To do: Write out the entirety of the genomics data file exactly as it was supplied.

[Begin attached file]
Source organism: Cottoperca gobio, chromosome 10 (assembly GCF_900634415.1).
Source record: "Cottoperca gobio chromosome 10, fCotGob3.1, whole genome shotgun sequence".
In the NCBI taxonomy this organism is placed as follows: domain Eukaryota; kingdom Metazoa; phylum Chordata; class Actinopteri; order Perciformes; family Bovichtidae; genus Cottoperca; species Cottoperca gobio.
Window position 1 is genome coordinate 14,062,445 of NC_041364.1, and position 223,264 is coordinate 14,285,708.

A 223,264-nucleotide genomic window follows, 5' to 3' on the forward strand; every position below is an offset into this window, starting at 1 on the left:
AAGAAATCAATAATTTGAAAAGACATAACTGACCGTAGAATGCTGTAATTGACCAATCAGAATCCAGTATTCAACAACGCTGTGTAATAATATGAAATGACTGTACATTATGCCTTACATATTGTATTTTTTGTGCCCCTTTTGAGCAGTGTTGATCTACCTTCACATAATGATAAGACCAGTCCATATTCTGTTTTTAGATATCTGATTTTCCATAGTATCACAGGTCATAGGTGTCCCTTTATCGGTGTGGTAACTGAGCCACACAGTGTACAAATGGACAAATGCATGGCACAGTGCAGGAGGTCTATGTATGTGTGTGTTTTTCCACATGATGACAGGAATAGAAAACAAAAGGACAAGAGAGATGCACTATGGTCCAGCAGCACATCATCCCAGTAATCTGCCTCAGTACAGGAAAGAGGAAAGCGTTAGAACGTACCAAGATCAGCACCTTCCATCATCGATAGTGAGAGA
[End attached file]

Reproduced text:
Source organism: Cottoperca gobio, chromosome 10 (assembly GCF_900634415.1).
Source record: "Cottoperca gobio chromosome 10, fCotGob3.1, whole genome shotgun sequence".
In the NCBI taxonomy this organism is placed as follows: domain Eukaryota; kingdom Metazoa; phylum Chordata; class Actinopteri; order Perciformes; family Bovichtidae; genus Cottoperca; species Cottoperca gobio.
Window position 1 is genome coordinate 14,062,445 of NC_041364.1, and position 223,264 is coordinate 14,285,708.

A 223,264-nucleotide genomic window follows, 5' to 3' on the forward strand; every position below is an offset into this window, starting at 1 on the left:
AAGAAATCAATAATTTGAAAAGACATAACTGACCGTAGAATGCTGTAATTGACCAATCAGAATCCAGTATTCAACAACGCTGTGTAATAATATGAAATGACTGTACATTATGCCTTACATATTGTATTTTTTGTGCCCCTTTTGAGCAGTGTTGATCTACCTTCACATAATGATAAGACCAGTCCATATTCTGTTTTTAGATATCTGATTTTCCATAGTATCACAGGTCATAGGTGTCCCTTTATCGGTGTGGTAACTGAGCCACACAGTGTACAAATGGACAAATGCATGGCACAGTGCAGGAGGTCTATGTATGTGTGTGTTTTTCCACATGATGACAGGAATAGAAAACAAAAGGACAAGAGAGATGCACTATGGTCCAGCAGCACATCATCCCAGTAATCTGCCTCAGTACAGGAAAGAGGAAAGCGTTAGAACGTACCAAGATCAGCACCTTCCATCATCGATAGTGAGAGA